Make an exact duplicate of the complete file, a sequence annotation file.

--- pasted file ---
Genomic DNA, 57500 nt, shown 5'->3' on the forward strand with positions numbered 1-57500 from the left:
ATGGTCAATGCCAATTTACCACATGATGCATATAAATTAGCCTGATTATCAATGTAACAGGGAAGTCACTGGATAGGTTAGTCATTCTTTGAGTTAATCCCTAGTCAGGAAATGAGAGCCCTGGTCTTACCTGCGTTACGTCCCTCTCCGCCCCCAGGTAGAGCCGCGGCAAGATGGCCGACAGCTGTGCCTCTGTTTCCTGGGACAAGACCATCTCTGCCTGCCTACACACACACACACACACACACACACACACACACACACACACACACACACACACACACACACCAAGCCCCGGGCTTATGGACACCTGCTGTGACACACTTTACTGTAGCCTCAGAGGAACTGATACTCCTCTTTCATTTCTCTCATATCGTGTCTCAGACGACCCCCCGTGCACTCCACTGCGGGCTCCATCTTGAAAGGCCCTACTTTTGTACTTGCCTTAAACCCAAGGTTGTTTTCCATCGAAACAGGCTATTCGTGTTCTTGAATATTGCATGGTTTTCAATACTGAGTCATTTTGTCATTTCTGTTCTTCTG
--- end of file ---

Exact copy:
Genomic DNA, 57500 nt, shown 5'->3' on the forward strand with positions numbered 1-57500 from the left:
ATGGTCAATGCCAATTTACCACATGATGCATATAAATTAGCCTGATTATCAATGTAACAGGGAAGTCACTGGATAGGTTAGTCATTCTTTGAGTTAATCCCTAGTCAGGAAATGAGAGCCCTGGTCTTACCTGCGTTACGTCCCTCTCCGCCCCCAGGTAGAGCCGCGGCAAGATGGCCGACAGCTGTGCCTCTGTTTCCTGGGACAAGACCATCTCTGCCTGCCTACACACACACACACACACACACACACACACACACACACACACACACACACACACACACACACCAAGCCCCGGGCTTATGGACACCTGCTGTGACACACTTTACTGTAGCCTCAGAGGAACTGATACTCCTCTTTCATTTCTCTCATATCGTGTCTCAGACGACCCCCCGTGCACTCCACTGCGGGCTCCATCTTGAAAGGCCCTACTTTTGTACTTGCCTTAAACCCAAGGTTGTTTTCCATCGAAACAGGCTATTCGTGTTCTTGAATATTGCATGGTTTTCAATACTGAGTCATTTTGTCATTTCTGTTCTTCTG